Has driving peaked?

The Morning News notes the trend of fewer vehicle miles travelled (VMT) in the US.

All across the country, Americans began driving fewer miles on average as far back as 2005, and they may have crested as early as 2002, according to a national study by the Brookings Institution in Washington.

“As a nation, we may be reaching a saturation point in terms of just how many miles each American driver can tolerate,” said Adie Tomer, a co-author of the report and a research analyst with Brookings’ Metropolitan Policy Program. “We may have actually reached a peak.”

Long before gas prices began shooting up in 2008, per capita miles driven in many of the nation’s 100 biggest cities had begun slowing, the report says. Drivers logged fewer miles in 2006 than in 2002 in 26 of the 100 cities. Since 2006, the trend has accelerated, according to the report.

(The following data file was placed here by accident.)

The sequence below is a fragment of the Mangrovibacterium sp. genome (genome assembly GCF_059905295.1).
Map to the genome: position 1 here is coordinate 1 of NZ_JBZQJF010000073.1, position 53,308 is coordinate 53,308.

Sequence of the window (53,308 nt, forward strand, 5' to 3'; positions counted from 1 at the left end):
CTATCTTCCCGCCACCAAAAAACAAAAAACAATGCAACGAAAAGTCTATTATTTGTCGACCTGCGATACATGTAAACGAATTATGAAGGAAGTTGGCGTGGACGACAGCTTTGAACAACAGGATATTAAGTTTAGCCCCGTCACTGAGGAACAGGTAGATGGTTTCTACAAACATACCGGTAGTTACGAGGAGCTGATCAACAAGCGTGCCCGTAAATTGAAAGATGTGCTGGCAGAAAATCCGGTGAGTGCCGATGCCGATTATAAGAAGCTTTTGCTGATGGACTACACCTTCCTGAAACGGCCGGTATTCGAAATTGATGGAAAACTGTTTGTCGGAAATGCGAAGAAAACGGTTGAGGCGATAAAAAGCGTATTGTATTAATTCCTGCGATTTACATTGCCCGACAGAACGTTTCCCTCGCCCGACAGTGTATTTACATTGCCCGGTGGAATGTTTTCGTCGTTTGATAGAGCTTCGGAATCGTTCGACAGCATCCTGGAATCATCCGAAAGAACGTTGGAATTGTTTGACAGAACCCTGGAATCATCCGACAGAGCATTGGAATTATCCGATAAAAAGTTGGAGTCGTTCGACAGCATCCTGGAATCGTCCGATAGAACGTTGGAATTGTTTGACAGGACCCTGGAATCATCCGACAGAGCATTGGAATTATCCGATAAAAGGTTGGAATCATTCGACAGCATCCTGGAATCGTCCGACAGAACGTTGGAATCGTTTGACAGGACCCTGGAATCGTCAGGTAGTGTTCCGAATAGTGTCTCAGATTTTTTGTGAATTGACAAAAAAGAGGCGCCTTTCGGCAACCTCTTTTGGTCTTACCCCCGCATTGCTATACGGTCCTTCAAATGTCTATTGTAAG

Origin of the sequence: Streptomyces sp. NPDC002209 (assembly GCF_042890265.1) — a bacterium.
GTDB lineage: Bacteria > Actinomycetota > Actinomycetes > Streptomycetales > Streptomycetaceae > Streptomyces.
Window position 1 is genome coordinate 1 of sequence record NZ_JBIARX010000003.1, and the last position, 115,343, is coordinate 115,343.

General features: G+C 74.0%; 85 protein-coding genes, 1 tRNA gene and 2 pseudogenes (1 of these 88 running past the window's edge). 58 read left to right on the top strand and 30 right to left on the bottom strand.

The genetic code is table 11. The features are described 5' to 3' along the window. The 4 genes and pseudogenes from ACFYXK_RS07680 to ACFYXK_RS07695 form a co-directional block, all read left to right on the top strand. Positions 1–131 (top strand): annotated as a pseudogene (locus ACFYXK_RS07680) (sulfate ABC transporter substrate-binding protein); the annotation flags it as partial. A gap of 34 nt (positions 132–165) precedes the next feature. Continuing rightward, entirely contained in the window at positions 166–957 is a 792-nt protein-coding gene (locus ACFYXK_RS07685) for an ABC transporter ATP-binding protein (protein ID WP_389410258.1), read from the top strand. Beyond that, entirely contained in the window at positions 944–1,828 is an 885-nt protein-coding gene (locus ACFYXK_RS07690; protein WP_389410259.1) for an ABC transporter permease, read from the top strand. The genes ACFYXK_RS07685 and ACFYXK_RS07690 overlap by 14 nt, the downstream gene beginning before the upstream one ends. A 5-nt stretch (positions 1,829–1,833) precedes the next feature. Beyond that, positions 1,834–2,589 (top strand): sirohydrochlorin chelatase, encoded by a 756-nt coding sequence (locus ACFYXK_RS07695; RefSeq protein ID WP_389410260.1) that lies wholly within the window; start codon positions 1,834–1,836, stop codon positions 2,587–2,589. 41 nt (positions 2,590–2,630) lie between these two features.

Nowhere has it been more noticeable than in some of Texas’ fastest-growing cities, including Dallas, Houston and especially Austin, where per capita miles driven fell 12 percent, the biggest decline among the top 100 metro areas in the country.

I’ve blogged about this before. The story discusses Dallas’ mass transit system, in particular its rail lines, and its trend towards suburban office parks, which has helped reduce the commute lengths for folks living outside the urban core, as the main factors in Dallas’ decline in VMT. For Houston, which has a much smaller rail system right now, the latter plus an increase in park-and-ride usage is likely the cause, though the story doesn’t get into it. The report is here (PDF, link via Yglesias) if you want to explore it in more detail.

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